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Roundup of String to Java Object Conversion Libraries

by Tim Cull on Sep 07, 2010 |

Stephen Colebourne, of Joda Time fame, ignited a small debate on his blog when he released Joda Convert: a Java library to convert basic Objects to and from Strings using annotations. To help clarify the considerations around String conversion, below is a round-up of some technologies for converting Strings to Objects and vice-versa, starting with Joda Convert.

According to Mr. Colebourne's post, Joda Convert's stated aim is to trade off completeness for simplicity. It allows the author of any Java class to specify arbitrarily-named methods that will convert a String to an instance of that class and vice-versa. For example, a Currency class might have a static method named "fromISOCode(code)" and an instance method named "getISOCode()". By adding the Joda Convert annotations @FromString and @ToString to those methods, applications using the Currency class can do conversion to and from Strings with calls like: "Foo bar = StringConvert.INSTANCE.convertFromString(Foo.class, str);" Such conversion is often useful for writing Web applications that have to parse values from an HTTP GET, for example. Commenters on Mr. Colebourne's blog responded by describing several other alternative efforts.

The first alternative is already built into Java: java.beans.PropertyEditor. A PropertyEditor uses JavaBeans technology to convert Strings to property values. While PropertyEditors have a long heritage in visual editors like IDEs, PropertyEditors can also be used in behind-the-scenes processing. For example, Spring versions before 3.0 use PropertyEditors extensively to support data binding and validation. Unlike Joda Convert, PropertyEditors are intended for many uses, not just converting a String to an Object. For example, PropertyEditors have built-in support for registering PropertyChangeListeners.

J2EE also has its own built-in converter technologies in JavaServer Faces. JSF ships with converters for common types like BigDecimal, Float, DateTime and others as well as providing an interface for custom converter implementations. Custom implementations simply provide code for a "getAsObject" method and a "getAsString" method. JSF converters are strongly tied to JSF, however, so using them outside JSF can be challenging.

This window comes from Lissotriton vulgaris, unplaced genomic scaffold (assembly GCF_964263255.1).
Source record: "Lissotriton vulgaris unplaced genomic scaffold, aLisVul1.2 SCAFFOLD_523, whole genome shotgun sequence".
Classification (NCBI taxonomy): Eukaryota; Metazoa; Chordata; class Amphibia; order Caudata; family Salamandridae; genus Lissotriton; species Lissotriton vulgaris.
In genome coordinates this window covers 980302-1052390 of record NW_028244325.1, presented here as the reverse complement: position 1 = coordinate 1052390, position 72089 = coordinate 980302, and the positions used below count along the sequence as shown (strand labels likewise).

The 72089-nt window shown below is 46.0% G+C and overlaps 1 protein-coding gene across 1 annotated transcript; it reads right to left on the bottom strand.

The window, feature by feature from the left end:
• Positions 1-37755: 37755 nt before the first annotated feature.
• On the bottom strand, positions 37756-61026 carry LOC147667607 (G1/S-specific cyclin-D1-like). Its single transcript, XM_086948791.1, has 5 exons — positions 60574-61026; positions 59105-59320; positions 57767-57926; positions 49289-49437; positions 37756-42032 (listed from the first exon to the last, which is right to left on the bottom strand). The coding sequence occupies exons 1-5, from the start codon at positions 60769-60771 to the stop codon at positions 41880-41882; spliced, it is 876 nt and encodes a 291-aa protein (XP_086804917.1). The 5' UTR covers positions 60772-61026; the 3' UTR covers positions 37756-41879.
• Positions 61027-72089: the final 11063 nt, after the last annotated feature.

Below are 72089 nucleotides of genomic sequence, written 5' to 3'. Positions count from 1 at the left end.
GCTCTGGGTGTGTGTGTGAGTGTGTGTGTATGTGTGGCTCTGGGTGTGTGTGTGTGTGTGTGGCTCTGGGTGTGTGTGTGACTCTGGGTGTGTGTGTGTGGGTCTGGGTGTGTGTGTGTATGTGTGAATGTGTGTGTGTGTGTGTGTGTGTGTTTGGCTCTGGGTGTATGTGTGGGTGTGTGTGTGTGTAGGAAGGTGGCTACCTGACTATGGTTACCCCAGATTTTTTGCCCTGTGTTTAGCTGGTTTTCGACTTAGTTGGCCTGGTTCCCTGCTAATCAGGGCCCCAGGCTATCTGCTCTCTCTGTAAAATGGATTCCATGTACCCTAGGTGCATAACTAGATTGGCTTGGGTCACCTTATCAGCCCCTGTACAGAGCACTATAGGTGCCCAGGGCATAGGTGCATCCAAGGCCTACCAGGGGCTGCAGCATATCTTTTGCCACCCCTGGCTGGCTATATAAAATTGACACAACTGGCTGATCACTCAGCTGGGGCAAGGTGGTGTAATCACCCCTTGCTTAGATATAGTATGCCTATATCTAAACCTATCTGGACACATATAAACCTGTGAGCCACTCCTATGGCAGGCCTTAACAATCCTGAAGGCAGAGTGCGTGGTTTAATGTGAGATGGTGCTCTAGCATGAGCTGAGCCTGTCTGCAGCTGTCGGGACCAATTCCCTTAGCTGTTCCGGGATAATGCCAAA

There are also third-party alternatives to the built-in Java String converter technologies. One alternative recently shipped in Spring 3.0. Although previous versions of Spring used PropertyEditors, SpringSource choose to implement its own conversion method in Spring 3.0. According to SpringSource:

 

The goals we had when we set out to improve Spring 3's data binding system:
1. Provide a stateless, strongly-typed Type Converter SPI that supercedes JavaBean PropertyEditors
2. Provide a unified Type Conversion API to use anywhere conversion is required, including Spring's DataBinder and Expression Language
3. Allow for type conversion to be driven by Java Annotation metadata
4. Simplify by registering sensible defaults and applying convention-over-configuration

 

SpringSource isn't the only open source organization to roll its own type converter. Several Apache projects have their own type converters like Apache Commons BeanUtils (used in Apache Digester) , the now-dormant Apache Commons Convert and even Apache Struts and Apache Camel.

A few frameworks are also designed to convert more than just Strings to Objects. For example, Dozer is a framework that converts arbitrarily complex objects to other arbitrarily complex objects. Because a String is an Object, it could be used on one side or the other of a Dozer conversion.

Finally, when choosing a conversion technology, developers need to remember that each of the above converters is optimized for its own target environment. For example, Strings sent to and from an HTML input form in a web browser might be different than Strings for the same object written to an XML document. Additionally, even in the same target environment like a web browser, some users might need to see different localizations (e.g. "2010-31-01" vs. "1/31/2010" for dates). Last, but not least, different mediums might support different String encodings. For example, an XML document can use UTF-8, ISO-8859-1 , or many other encodings because it can specify its string encoding on its first line. But strings parsed from a URL can only ever be ASCII.

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More conversion projects by Stephen Colebourne

A wider list of projects is at the bottom of this page.

One point not noted in the article, is that Joda-Convert is a strawman for an approach that the JDK could adopt to conversion - using annotations to identify the method. JSR-311 is one example where a "convention" approach is used (the method must be named...), but the annotation approach would be a useful extension.

Stephen Colebourne

There are more default mechanisms built into the JDK, why not go with those by Michael Hunger

First is the String constructor or static valueOf factory method that is employed by most of Java's core classes (and its toString equivalent).

Secondly we have the whole java.text Formatters that handle such things already nicely and are also aware of locales and timezones. Also used for formatting I18N strings in Springs MessageSource.

Coming from there a simple approach should incorporate those existing approaches (as Spring 3.0's default converters do).

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